A statutory requirement is a requirement written into a law passed by a legislative body, while regulatory requirements are those requirements made by a government agency in accordance with the law, according to the Maryland Office of the Secretary of State. A legislature gives agencies the right to make regulations.
Statutes may also be referred to as laws, while regulations are also known as regulatory rules, according to the California Department of Consumer Affairs. For example, the Consumer Safety Protection Act gives the Consumer Safety Protection Agency the ability to regulate products. In this example, the existence of the agency is a statutory requirement, while the actual decision to recall or ban a product is a regulatory requirement.Learn More
State or federal government bring criminal actions against parties that are accused of violating the law and civil actions are non-criminal acts brought against those accused of violating private rights. Examples of criminal law include murder, kidnapping, embezzlement or theft. Civil law examples include breach of contract, compensation-related cases and fraud.Full Answer >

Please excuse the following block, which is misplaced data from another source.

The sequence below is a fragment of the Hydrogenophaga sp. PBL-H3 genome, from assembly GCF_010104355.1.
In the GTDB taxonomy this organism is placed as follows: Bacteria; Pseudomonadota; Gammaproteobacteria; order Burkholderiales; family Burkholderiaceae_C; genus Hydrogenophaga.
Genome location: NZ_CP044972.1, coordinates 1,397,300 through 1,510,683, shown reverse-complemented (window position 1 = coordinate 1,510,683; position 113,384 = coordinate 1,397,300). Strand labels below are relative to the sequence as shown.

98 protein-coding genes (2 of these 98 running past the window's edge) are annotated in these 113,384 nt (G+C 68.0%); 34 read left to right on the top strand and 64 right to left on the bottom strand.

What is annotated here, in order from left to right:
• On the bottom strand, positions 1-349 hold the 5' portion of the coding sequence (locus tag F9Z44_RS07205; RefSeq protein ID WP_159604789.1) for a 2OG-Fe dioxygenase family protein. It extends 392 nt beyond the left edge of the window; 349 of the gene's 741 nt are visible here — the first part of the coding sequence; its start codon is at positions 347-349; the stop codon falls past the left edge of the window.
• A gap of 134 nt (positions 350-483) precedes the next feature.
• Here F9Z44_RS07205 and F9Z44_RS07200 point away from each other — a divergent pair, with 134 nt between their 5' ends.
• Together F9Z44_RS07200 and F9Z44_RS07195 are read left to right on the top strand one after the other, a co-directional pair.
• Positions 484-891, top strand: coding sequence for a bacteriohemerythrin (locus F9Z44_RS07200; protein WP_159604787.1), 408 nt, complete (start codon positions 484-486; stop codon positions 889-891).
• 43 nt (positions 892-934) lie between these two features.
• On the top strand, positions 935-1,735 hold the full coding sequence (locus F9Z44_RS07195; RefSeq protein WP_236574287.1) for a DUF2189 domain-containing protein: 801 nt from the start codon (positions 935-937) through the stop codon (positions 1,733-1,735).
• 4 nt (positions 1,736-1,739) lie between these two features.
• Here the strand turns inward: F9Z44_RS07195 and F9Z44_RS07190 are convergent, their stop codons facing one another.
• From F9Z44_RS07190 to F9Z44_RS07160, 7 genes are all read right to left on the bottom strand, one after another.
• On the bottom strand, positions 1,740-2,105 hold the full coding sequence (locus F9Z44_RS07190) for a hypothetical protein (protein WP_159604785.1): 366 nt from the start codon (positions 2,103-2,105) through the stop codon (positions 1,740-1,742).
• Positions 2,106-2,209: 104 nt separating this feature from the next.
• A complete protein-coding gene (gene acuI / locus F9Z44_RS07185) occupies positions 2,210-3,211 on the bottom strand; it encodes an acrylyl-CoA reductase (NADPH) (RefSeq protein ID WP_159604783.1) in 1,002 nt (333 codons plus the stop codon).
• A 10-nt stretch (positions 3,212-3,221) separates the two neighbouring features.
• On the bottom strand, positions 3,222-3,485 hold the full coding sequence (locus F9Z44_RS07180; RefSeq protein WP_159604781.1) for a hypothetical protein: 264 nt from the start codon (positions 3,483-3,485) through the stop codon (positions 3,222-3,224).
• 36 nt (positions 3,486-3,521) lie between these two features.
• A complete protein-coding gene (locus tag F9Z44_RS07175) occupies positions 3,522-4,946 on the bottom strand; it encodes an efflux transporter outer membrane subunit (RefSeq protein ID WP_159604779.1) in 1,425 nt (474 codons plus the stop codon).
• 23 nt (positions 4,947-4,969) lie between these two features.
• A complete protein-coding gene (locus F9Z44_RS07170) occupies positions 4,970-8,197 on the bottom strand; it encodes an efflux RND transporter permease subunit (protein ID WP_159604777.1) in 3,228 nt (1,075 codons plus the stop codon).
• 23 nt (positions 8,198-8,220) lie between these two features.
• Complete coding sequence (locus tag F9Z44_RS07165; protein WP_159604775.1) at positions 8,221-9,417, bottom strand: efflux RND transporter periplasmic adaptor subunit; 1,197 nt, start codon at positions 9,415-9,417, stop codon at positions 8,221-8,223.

Regulatory signs are posted instructions available to road users advising them of certain rules to follow under specific circumstances, according to DriversEd.com. Stop, yield and speed limit signs are the most common regulatory signs. Other signs include posted notifications at parking locations, intersections, construction sites, parks, beaches and highways.Full Answer >
COPPA, also known as the Children's Online Privacy Protection Act, is a law passed by Congress in 1998. COPPA was written by the Federal Trade Commission and protects privacy information of children under 13 on the Internet without approval of a parent or guardian, according to the Federal Trade Commission.Full Answer >
The Uniting and Strengthening America by Providing Appropriate Tools Required to Intercept and Obstruct Terrorism Act of 2001 (the USA PATRIOT Act) is a law passed by congress and signed by then President George W. Bush which grants law enforcement and national security officials additional resources and abilities to be used in the investigation and prosecution of terrorism suspects. Several provisions of the act were renewed by President Obama.Full Answer >